The Buying Game

Photo by Pickawood on Unsplash

If you think about anything long enough, you realize that everything can be analyzed through a political prism. This is obvious when the topic is something like police in schools or the careful manipulation of data and language in cable ‘news’ programs, but it is far less apparent when the subject is, say, the moral and ethical ramifications of book buying. On the surface, this would seem to be a simple transactional question: is the book available for a desirable price and in an acceptable condition? The only confounding variable might be whether to purchase through a large seller (e.g. Amazon or Barnes & Noble) or an independent seller. The “Big Box vs Main Street” dichotomy can certainly be a point of contention in some consumers’ minds, but that’s as far as most people will take it.

However, could buying a book have deeper social, political and even environmental implications far beyond the simple economic question of what business entity should get our money? I had not given the notion any such thought until a friend of mine made the observation. The question I posed to her was:

Do you think there is a preferable method to acquiring books? Like getting a used book from a large seller or the same book new from an independent bookseller? Is there a moral/ethical choice to be made or do you think it matters in the end?

The reason I asked at all was because I was considering buying some new books (from a local independent bookseller) that I’m sure could be purchased used through AbeBooks at a lower price. I began wondering if selfishness (i.e. getting a lower price from through an Amazon company) should outweigh paying more but supporting a small business. Her response took me by surprise and forced me to reconsider the question from an entirely different angle. She pointed out that buying new books, whether from independent or large sellers, reinforces that knowledge, insight or even diversion are commodities and that access to those commodities can be restricted by one’s ability or inability to pay for it. This is easily demonstrated by the very appearance of bookstores: they are typically in more affluent areas and can remain in business at a time when print media is supposedly on the brink of extinction. The price of books also acts as a kind of gatekeeper: a newly released hardcover book will almost certainly sell for $20 to $30. Even trade paperback reprints of classic novels can easily retail for $15 and lower quality mass market paperbacks rarely sell for less that $7 or $8 even though the text itself might be available on Project Gutenberg for free.

Compare that to used books. Even though it is an Amazon company, AbeBooks does offer used booksellers of all sizes a platform to sell across the globe and allows buyers to access a vast selection of material, often for only a few dollars. Of course, those without access to internet, banking or disposable income remain excluded, but that number of people is far fewer than the number priced out by conventional booksellers. Some of those barriers fall away if one is fortunate enough to live near a used bookstore, but they can be difficult to find and their selection can also be limited. Additionally, she pointed out that buying used books can prolong the ‘service life’ of of a volume by keeping them from rotting in landfills and, potentially, reducing the demand for new printings of old works. Again, this was not something I had taken into account.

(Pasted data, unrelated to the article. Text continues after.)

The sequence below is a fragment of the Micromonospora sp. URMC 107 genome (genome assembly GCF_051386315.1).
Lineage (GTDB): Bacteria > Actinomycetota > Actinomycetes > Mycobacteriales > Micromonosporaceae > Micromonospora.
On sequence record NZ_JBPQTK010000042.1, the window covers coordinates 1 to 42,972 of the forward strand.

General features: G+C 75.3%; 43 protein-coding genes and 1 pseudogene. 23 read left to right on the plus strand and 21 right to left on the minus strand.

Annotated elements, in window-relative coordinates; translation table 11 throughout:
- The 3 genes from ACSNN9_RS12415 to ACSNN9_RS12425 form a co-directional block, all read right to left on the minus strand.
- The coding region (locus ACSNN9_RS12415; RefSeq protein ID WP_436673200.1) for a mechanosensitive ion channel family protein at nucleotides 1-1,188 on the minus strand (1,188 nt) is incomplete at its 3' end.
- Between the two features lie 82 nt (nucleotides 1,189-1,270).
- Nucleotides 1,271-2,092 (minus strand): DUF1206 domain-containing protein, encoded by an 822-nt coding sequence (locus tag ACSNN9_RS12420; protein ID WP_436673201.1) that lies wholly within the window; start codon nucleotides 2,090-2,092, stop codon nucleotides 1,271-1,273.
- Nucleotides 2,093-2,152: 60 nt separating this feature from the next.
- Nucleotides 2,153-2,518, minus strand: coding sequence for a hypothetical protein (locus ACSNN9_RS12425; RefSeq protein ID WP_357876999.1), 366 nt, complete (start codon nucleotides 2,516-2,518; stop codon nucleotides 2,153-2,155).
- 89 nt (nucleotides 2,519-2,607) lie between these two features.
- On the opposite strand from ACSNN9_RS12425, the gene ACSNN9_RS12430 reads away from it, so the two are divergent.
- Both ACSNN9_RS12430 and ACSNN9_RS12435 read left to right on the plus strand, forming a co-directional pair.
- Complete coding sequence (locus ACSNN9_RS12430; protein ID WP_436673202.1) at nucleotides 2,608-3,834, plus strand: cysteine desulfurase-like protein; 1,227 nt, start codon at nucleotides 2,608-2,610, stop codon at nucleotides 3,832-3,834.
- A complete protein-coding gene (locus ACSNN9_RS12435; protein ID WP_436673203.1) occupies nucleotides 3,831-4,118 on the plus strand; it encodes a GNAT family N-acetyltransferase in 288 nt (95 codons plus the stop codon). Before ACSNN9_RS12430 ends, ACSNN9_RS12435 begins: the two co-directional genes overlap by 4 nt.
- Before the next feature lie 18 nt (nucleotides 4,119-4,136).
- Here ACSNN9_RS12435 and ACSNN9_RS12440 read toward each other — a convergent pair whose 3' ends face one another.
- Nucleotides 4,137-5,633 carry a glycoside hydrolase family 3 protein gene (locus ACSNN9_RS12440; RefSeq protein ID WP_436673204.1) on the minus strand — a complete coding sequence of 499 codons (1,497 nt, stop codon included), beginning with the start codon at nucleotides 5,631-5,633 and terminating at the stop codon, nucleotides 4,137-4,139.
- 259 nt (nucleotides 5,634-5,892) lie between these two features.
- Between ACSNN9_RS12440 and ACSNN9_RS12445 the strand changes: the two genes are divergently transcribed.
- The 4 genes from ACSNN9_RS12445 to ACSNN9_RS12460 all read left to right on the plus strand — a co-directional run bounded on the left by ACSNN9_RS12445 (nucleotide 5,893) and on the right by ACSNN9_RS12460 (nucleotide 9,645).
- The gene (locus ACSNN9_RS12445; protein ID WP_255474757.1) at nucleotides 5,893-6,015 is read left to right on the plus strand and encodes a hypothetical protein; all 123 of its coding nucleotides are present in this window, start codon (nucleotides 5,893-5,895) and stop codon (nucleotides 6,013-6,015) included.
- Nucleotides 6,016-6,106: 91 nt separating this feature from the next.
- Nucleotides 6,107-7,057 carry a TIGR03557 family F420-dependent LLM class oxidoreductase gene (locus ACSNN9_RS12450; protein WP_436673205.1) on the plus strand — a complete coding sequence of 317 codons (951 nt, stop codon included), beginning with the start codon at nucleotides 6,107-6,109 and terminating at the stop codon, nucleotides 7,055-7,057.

I did, however, add that there is also an aesthetic/historical value to populating one’s shelves with used books. So many books have gone through so many editions and printings that it can be fascinating to view the design of older books versus new versions. We agreed that too many modern-day reprints have terrible (or at least uninspiring) cover art and that it is interesting to see the covers of books published decades ago. This doesn’t even include books that were perhaps printed only a few times and the only editions on the market are ones from a single year. I have such a volume, a collection of poetry called Magic Casements originally published in 1930 and, as far as I can tell, never reprinted. The cover art is not particularly interesting, but the cover itself is a leather-like material quite unlike anything made nowadays. Even though the book is not unique, it does represent a curious snapshot in the history of the published word and is, at least to me, a treasure.

In the end, like most decisions faced by consumers in this complex marketplace of products and ideas, the choice to make a purchase from one source or another often boils down to one’s personal level of comfort and ability to buy with a clear conscience. If we analyze and interrogate every purchase, we make we will either never buy anything or live in a state of perpetual guilt. It is difficult, perhaps impossible, for the average member of society to completely distance him or herself from the clutches of the global industrial machine: your phone, your electricity, your food and your home — at least one product or commodity you own or consume can be traced back to a corporate entity and, as such, a philosophical dilemma without a solution. The best we can do, in most cases, is pick our fights and not trouble ourselves too much about how we a acquire a book — let us save that energy for when we purchase our next car or piece of jewlery.


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